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Secret ballots, verifiable votes

“Tech and policy geek” Ben Adida is bringing clarity and control to future elections (Harvard Magazine)

The typical voter experience, as Ben Adida sees it, involves too much trust. “There is a disconnect the moment you drop off your ballot,” says the fellow of Harvard’s Center for Research on Computation and Society and faculty researcher at Harvard Medical School.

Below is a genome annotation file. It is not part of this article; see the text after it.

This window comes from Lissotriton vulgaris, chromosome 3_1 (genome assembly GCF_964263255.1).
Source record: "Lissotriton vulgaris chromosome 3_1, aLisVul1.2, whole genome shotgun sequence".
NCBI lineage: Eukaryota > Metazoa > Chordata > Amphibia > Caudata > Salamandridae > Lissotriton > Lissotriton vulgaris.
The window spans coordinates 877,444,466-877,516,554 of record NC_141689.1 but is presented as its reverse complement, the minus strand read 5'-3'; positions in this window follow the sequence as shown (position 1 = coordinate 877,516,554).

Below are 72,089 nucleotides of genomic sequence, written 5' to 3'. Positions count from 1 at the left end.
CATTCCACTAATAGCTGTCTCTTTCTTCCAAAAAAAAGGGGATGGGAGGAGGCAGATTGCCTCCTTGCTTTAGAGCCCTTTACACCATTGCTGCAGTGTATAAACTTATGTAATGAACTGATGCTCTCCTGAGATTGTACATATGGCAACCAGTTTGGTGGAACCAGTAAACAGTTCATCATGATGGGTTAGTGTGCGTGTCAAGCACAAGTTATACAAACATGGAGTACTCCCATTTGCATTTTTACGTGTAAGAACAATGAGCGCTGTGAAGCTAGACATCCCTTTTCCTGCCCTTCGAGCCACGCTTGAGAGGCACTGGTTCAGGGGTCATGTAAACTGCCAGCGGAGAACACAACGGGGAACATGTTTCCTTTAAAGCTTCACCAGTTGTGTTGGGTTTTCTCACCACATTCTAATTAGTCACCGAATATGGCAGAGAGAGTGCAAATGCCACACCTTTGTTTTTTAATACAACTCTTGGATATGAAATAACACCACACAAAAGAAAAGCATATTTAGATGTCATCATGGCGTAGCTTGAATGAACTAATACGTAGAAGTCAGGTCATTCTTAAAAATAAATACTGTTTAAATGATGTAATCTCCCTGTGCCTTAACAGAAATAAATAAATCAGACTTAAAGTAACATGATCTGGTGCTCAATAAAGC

After a ballot is cast, voters can only wait for the results to appear on their smart phones, or on the evening news. Whether their own votes have been counted is never known, because they have entrusted a series of poll workers with their ballots. But “In voting, you cannot trust any other party,” says Adida. “And you have to be able to be confident that everyone’s voice has been heard.”

Read the full article in Harvard Magazine

Topics: Computer Science